MUCH comment in the tabloids about the Metropolitan Police lending an old police horse to former Sun editor Rebekah Brooks.
As reader Bruce Skivington explains: "When they lent her a horse because she wanted to go hacking, I don't think they realised it was their phones she meant."
Body of lies
WE opened the door again to your Jehovah's Witnesses stories, and Irene Paterson in Hawick recalls: "My friend Lyndsay, who is slightly vertically challenged, was staying at a friend's in Hamilton and had her sleeping bag, air bed, pillow and clothes in a tote bag which was almost as big as she was.
"She was dragging it down the stairs on the Sunday morning and met two Jehovah's Witnesses who asked if she was moving out. 'No' she replied, 'just getting rid of the Mormons who came this morning.'
"They didn't stay for tea."
OUR story about old-fashioned union recruitment reminds one former shop steward in the Glasgow shipyards of how it used to be done: "I'd approach each new recruit on their first day and ask if they were in the union. If they said 'no', I just telt them, 'Well, ye ur noo!'"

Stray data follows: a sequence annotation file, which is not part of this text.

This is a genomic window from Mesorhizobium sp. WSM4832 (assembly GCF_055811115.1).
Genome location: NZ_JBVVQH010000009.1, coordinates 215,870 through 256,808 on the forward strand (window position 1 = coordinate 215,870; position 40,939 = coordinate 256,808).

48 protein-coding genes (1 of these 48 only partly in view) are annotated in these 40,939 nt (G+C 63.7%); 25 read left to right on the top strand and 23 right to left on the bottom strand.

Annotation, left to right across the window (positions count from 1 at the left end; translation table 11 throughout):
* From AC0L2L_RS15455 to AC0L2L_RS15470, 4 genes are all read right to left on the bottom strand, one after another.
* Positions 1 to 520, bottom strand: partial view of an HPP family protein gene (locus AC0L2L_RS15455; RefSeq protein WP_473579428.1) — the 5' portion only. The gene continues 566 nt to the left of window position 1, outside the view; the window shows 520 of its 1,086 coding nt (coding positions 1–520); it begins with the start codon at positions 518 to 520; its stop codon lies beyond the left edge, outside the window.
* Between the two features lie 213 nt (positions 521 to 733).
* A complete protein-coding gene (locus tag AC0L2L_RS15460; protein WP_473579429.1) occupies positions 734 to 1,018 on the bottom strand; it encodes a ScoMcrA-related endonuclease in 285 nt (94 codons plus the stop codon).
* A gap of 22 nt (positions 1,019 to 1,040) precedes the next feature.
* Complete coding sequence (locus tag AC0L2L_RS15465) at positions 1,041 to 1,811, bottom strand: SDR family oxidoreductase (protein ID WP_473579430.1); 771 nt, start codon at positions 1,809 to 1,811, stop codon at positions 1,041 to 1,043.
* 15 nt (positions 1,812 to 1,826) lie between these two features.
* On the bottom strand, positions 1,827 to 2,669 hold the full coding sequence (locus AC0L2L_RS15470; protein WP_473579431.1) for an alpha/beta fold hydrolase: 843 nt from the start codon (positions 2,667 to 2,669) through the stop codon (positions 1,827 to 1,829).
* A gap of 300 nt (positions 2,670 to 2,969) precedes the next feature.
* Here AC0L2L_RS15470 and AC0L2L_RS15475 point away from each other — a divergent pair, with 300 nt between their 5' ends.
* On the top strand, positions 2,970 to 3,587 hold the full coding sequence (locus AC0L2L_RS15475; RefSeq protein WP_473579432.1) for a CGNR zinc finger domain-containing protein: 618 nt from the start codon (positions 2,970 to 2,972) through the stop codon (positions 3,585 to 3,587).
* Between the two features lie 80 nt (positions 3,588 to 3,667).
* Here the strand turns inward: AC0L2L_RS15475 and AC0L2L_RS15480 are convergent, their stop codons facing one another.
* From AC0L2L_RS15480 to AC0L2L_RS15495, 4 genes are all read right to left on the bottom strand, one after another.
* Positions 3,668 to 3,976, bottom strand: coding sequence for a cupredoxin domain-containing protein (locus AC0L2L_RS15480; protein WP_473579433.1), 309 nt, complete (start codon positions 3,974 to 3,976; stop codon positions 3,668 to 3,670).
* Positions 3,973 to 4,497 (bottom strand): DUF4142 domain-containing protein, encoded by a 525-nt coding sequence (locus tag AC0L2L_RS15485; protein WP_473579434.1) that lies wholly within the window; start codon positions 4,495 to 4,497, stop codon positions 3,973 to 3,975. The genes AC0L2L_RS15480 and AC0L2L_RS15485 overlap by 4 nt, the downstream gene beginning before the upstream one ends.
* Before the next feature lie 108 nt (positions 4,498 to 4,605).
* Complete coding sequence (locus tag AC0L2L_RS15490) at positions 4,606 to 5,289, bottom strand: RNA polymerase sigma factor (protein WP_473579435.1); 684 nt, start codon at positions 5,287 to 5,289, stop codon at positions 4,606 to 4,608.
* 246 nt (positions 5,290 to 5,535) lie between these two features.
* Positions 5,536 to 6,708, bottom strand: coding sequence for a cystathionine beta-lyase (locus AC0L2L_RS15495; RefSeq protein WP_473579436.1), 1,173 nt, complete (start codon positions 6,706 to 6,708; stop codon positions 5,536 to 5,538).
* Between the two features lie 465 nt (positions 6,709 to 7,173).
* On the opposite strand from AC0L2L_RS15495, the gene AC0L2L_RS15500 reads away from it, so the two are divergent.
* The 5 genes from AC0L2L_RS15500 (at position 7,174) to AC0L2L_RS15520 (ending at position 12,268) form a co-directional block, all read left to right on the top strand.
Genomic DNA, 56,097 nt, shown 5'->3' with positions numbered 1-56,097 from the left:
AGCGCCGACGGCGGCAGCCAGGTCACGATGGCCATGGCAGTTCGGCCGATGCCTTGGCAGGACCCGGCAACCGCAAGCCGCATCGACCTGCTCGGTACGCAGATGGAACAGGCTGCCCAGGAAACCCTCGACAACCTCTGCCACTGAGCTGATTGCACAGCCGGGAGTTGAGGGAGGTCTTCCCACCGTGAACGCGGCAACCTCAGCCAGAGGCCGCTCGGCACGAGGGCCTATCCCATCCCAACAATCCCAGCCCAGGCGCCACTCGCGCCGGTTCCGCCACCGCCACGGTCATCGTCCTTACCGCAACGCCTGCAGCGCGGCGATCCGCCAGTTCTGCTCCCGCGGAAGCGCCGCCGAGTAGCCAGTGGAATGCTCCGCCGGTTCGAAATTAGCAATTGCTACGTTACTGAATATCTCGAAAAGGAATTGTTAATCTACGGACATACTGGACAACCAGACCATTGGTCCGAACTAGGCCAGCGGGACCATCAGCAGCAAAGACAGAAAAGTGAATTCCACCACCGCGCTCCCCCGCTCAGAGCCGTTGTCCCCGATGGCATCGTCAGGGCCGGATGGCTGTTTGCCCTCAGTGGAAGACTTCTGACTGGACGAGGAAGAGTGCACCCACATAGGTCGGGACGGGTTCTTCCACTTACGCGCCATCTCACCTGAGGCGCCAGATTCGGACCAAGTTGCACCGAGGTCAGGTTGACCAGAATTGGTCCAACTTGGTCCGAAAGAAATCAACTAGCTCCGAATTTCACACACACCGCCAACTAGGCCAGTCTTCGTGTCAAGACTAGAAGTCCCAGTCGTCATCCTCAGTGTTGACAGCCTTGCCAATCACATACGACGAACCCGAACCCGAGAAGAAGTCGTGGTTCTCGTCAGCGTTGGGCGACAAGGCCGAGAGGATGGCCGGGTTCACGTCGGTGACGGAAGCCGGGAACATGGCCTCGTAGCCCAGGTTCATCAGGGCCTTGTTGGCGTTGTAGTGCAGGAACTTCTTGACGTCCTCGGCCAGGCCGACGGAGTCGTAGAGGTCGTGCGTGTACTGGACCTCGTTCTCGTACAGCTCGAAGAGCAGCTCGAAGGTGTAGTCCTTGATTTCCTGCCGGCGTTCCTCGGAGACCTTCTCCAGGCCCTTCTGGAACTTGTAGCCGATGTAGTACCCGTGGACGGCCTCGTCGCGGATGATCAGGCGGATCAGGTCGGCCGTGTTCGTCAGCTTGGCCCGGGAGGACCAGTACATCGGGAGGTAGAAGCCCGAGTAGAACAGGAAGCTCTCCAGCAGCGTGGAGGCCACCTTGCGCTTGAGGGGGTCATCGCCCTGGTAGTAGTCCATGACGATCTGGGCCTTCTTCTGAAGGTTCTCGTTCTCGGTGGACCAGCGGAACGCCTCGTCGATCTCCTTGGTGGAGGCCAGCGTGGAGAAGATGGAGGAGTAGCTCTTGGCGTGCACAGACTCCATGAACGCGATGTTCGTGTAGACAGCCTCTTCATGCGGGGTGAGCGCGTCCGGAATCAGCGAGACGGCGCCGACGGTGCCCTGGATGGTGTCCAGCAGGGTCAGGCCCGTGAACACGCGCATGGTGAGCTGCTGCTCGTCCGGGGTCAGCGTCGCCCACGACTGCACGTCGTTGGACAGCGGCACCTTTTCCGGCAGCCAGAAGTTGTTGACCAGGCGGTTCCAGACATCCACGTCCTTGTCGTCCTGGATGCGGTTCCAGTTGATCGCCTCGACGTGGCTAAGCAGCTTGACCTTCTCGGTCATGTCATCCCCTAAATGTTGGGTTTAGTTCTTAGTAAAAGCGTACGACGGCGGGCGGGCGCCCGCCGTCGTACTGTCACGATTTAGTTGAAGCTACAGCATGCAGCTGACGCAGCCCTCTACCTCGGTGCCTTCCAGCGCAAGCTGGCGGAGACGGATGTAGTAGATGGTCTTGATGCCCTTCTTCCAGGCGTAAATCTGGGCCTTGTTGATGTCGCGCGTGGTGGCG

Halcyon days indeed.
WE suggested on Friday that Edinburgh audiences can be a bit stingy. Christian Schulte-Loh, who is appearing at the Glasgow International Comedy Festival, tells us he was once handing out flyers for a show at the Edinburgh Fringe when he proffered one to a local with the request: "Can I invite you to see a free comedy show?"
The suspicious chap asked: "Well, how free is it?"
Always a catch
MICHAEL Gove, David Cameron's Education Secretary, may seem the epitome of a Home Counties Tory, but he was brought up in Aberdeen.
That would probably explain why, according to leading political information service Dods, he told a lobby lunch – that's a lunch with journalists, not one that's a sit-doon in the hall – that "Rangers has a new buyer – a German millionaire living in Italy.
"It turned out to be the Pope."
INCIDENTALLY, Rangers fan and entertainer Andy Cameron was auctioneer at the Celtic Charity Fund's sporting dinner last week at Parkhead for the British Heart Foundation's Mending Broken Hearts Appeal.
The MC Paul Cooney couldn't stop himself when introducing Andy as suggesting it was the perfect event for him.
At his convenience?
VERBAL misunderstandings continued. Russell Smith was having a meal in the former Yugoslavia when he went up to the bar and said he would like to pay.
The young barmaid, who prided herself on her knowledge of English, called a waiter over who graciously led Russell to a door marked WC.
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